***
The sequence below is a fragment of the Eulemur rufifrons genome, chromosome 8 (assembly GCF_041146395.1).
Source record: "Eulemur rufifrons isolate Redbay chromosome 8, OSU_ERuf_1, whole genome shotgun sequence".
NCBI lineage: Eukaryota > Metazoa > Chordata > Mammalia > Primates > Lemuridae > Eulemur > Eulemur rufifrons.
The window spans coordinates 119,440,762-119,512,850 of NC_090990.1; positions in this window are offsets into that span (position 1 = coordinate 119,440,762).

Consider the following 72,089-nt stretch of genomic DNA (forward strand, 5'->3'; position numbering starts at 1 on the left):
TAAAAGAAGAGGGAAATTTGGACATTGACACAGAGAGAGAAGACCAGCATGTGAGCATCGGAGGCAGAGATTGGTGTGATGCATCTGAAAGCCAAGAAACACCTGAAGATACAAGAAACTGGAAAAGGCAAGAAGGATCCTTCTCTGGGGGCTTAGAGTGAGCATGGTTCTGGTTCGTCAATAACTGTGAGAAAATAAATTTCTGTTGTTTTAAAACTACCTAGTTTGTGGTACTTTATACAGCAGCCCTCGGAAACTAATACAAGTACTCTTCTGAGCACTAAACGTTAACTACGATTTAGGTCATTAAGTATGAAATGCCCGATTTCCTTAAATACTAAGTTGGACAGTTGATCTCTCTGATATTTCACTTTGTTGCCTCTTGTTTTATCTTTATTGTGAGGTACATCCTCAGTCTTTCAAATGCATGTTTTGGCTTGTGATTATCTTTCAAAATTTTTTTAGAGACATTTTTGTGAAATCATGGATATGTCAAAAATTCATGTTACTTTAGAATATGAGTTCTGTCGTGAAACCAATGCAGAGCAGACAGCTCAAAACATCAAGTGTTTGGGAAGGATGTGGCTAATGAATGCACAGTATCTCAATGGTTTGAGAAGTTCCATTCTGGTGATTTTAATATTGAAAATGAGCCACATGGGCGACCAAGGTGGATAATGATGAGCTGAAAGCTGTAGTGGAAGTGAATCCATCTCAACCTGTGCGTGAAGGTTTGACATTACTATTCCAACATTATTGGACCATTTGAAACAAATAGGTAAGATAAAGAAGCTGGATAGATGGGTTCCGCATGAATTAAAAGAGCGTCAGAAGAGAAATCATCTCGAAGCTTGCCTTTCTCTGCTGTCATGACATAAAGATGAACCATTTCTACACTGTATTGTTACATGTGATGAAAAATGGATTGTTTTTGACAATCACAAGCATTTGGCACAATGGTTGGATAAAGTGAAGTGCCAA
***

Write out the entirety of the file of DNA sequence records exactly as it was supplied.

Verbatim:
The sequence below is a fragment of the Eulemur rufifrons genome, chromosome 8 (assembly GCF_041146395.1).
Source record: "Eulemur rufifrons isolate Redbay chromosome 8, OSU_ERuf_1, whole genome shotgun sequence".
NCBI lineage: Eukaryota > Metazoa > Chordata > Mammalia > Primates > Lemuridae > Eulemur > Eulemur rufifrons.
The window spans coordinates 119,440,762-119,512,850 of NC_090990.1; positions in this window are offsets into that span (position 1 = coordinate 119,440,762).

Consider the following 72,089-nt stretch of genomic DNA (forward strand, 5'->3'; position numbering starts at 1 on the left):
TAAAAGAAGAGGGAAATTTGGACATTGACACAGAGAGAGAAGACCAGCATGTGAGCATCGGAGGCAGAGATTGGTGTGATGCATCTGAAAGCCAAGAAACACCTGAAGATACAAGAAACTGGAAAAGGCAAGAAGGATCCTTCTCTGGGGGCTTAGAGTGAGCATGGTTCTGGTTCGTCAATAACTGTGAGAAAATAAATTTCTGTTGTTTTAAAACTACCTAGTTTGTGGTACTTTATACAGCAGCCCTCGGAAACTAATACAAGTACTCTTCTGAGCACTAAACGTTAACTACGATTTAGGTCATTAAGTATGAAATGCCCGATTTCCTTAAATACTAAGTTGGACAGTTGATCTCTCTGATATTTCACTTTGTTGCCTCTTGTTTTATCTTTATTGTGAGGTACATCCTCAGTCTTTCAAATGCATGTTTTGGCTTGTGATTATCTTTCAAAATTTTTTTAGAGACATTTTTGTGAAATCATGGATATGTCAAAAATTCATGTTACTTTAGAATATGAGTTCTGTCGTGAAACCAATGCAGAGCAGACAGCTCAAAACATCAAGTGTTTGGGAAGGATGTGGCTAATGAATGCACAGTATCTCAATGGTTTGAGAAGTTCCATTCTGGTGATTTTAATATTGAAAATGAGCCACATGGGCGACCAAGGTGGATAATGATGAGCTGAAAGCTGTAGTGGAAGTGAATCCATCTCAACCTGTGCGTGAAGGTTTGACATTACTATTCCAACATTATTGGACCATTTGAAACAAATAGGTAAGATAAAGAAGCTGGATAGATGGGTTCCGCATGAATTAAAAGAGCGTCAGAAGAGAAATCATCTCGAAGCTTGCCTTTCTCTGCTGTCATGACATAAAGATGAACCATTTCTACACTGTATTGTTACATGTGATGAAAAATGGATTGTTTTTGACAATCACAAGCATTTGGCACAATGGTTGGATAAAGTGAAGTGCCAA